Alice Kennedy has a long history of being involved in the community.
A former elementary school teacher who was named Langley’s Senior of the Year in 2011, the dynamic 80-year-old can’t volunteer as much as she used to due to COVID-19 restrictions, but her passion for her community is obvious. She continues to volunteer at a blood donor clinic and donates blood regularly.
Born in Alberta, she moved with her family to a small, 40-acre dairy farm in South Langley when she was still very young, attending elementary and high school in Langley before graduating from Langley Secondary School and switching to the University of British Columbia, where she earned a teaching degree. She taught briefly in Surrey, and for many years in Langley.
After meeting her husband George, the couple moved to a house in Langley, where they started their family.
“My first son was born at the old Langley hospital,” she says.
“And my second - three-and-a-half years later (in 1967) - was born in the new hospital.”
Her eldest son, Scott, is now deputy fire chief for Langley City and her youngest, Brent, is now Chair of Anesthesiology in Northern Ontario.
It was her youngest son who first prompted Kennedy to think about donating to Langley Memorial Hospital Foundation, after she spoke to him shortly after the COVID-19 pandemic escalated worldwide in March of last year.
“When COVID started, my son told me they didn’t have enough PPE (personal protective equipment), I couldn’t believe it – he intubates people. All hospital staff should be properly protected,” she says.
“So I donated $1,000 to his hospital towards PPE and thought, I have to do the same for my community, for Langley Memorial.”
That got Kennedy thinking about some of her investments, so she met with her financial advisor, to discuss donating to Langley Memorial Hospital through gifts of securities.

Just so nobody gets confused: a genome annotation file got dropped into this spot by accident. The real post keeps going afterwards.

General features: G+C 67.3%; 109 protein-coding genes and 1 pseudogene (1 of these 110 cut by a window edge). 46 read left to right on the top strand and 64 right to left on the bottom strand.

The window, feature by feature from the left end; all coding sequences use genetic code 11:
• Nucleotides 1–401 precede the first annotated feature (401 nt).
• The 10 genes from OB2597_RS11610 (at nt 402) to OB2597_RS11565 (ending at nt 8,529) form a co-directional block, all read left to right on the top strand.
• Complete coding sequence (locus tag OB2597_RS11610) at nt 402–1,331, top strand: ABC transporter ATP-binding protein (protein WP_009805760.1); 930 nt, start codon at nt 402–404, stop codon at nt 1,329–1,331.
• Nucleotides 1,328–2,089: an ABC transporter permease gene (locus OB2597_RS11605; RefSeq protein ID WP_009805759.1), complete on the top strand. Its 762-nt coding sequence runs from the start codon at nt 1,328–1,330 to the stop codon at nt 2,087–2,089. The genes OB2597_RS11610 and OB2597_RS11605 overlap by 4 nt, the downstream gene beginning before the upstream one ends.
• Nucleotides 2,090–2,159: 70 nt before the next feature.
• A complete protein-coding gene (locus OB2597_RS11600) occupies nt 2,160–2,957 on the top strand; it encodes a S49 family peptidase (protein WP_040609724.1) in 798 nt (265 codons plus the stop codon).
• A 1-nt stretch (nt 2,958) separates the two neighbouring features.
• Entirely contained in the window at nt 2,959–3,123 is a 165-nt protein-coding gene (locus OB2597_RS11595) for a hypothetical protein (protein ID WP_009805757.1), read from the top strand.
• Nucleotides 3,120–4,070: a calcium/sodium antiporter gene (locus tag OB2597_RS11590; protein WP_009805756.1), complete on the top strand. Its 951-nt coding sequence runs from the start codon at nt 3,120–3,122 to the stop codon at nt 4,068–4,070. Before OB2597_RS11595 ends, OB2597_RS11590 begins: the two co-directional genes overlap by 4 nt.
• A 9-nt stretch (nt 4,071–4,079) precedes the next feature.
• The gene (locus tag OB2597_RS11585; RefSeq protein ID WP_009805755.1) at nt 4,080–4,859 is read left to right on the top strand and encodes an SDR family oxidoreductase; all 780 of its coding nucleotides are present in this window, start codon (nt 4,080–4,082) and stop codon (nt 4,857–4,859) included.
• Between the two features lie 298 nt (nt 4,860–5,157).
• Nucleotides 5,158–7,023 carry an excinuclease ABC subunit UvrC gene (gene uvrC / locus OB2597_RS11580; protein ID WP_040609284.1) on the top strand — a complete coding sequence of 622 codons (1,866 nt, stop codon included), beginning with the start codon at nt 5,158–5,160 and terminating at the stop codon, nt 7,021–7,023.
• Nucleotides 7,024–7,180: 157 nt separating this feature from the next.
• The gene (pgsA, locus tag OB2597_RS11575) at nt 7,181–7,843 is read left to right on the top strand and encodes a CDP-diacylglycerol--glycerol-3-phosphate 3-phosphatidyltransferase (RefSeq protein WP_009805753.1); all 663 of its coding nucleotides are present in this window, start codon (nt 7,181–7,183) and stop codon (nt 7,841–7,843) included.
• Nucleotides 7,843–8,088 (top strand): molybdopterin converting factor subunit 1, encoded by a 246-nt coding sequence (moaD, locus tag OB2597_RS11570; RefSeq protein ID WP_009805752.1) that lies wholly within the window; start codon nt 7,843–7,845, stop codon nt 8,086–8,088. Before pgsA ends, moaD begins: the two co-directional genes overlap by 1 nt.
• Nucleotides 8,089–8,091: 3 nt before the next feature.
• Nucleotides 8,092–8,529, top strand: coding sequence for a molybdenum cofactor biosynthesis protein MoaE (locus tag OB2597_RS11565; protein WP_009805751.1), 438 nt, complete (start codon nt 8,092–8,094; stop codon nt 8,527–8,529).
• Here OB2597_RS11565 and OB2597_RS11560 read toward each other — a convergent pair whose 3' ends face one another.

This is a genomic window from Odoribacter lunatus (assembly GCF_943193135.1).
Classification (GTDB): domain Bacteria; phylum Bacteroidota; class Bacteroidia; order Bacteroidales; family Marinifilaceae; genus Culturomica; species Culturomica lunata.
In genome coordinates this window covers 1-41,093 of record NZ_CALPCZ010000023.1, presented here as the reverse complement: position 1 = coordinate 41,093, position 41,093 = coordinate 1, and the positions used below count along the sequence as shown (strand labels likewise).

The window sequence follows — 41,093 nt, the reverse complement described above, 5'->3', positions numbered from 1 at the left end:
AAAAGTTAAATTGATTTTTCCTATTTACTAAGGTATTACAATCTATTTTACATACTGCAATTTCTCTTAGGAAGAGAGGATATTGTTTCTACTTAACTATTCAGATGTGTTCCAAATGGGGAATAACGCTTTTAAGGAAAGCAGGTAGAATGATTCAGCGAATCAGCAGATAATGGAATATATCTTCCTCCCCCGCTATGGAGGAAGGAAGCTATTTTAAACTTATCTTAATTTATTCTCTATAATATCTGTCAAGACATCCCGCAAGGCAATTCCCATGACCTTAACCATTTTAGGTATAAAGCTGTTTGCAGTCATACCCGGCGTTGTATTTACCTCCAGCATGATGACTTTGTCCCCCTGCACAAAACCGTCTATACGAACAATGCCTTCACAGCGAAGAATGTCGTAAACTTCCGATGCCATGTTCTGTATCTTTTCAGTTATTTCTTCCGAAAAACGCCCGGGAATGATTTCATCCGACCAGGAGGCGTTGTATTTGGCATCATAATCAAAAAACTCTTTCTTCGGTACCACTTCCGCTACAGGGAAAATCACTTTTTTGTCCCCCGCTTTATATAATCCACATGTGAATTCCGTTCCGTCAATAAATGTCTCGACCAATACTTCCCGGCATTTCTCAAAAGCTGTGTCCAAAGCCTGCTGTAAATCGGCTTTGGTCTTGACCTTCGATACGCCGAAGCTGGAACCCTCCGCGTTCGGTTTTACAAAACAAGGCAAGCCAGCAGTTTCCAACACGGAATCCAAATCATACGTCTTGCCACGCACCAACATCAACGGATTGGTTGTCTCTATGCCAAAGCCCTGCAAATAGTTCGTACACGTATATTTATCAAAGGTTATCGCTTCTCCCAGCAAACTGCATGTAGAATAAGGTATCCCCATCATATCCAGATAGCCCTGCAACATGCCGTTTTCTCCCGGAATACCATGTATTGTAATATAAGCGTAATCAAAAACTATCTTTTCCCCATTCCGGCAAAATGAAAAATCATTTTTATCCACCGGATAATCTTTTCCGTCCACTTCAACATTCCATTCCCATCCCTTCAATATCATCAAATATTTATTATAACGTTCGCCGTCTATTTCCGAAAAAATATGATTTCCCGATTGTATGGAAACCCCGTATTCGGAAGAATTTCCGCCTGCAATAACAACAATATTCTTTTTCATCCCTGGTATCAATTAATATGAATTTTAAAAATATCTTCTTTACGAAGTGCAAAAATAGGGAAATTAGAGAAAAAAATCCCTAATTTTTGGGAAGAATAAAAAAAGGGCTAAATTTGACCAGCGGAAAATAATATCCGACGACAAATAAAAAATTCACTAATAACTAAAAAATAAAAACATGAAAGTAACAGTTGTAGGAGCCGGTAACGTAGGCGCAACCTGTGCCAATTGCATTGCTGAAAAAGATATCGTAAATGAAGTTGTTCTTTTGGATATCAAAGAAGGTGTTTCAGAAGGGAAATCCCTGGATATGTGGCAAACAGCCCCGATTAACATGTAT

Having always felt a close connection with the community and the hospital, Kennedy spoke to Langley Memorial Hospital Foundation staff about how she could best donate certain securities in kind, examples of which include shares, mutual funds, interest in related segregated funds, government bonds and more.
To encourage charitable giving, the government provides a tax credit when people donate to a registered charity. A further tax benefit is provided if they donate securities directly to the charity.
“It was very easy,” Kennedy says, noting that the tax credit that it generates makes it a win-win situation.
She generously donated $32,000 to the Foundation, earmarked for a bladder scanner (her late husband, George, had bladder cancer) and a vein finder, in memory of her friend Jean Gregson, who was the oldest living person with cystic fibrosis before sadly passing at 77 years old.
“Finding Jean’s veins was always a challenge,” Kennedy says, noting she hopes the new scanner will help patients with similar problems.
“If anything is left over, I’ve asked them to please put it toward the mental health unit at LMH - I have a lot of compassion for people with mental health issues,” she says, noting that much of her volunteer work over the years has taught her a lot about how a little kindness and compassion can go a long way to help.
A longtime Langley Seniors Resource Centre volunteer, Kennedy misses being able to volunteer as much as she used to, whether helping students hone their reading skills or with school breakfast programs, the food bank, Christmas Bureau and more.
She also misses being able to travel - summers with her sons and husband were always about camping and exploring - they travelled throughout Canada. In her retirement years she travelled with a friend, annually.
Donating securities was easy and Kennedy encourages anyone who is thinking of donating to the hospital foundation to consider gifts of securities either now or in one’s Will.
“When you live in a community, you should be community-minded,” she says.
“My one prayer for both my boys was ‘Let them be a credit to society’ - and they are. I really believe that supporting your community and being a credit to it is a lifelong commitment.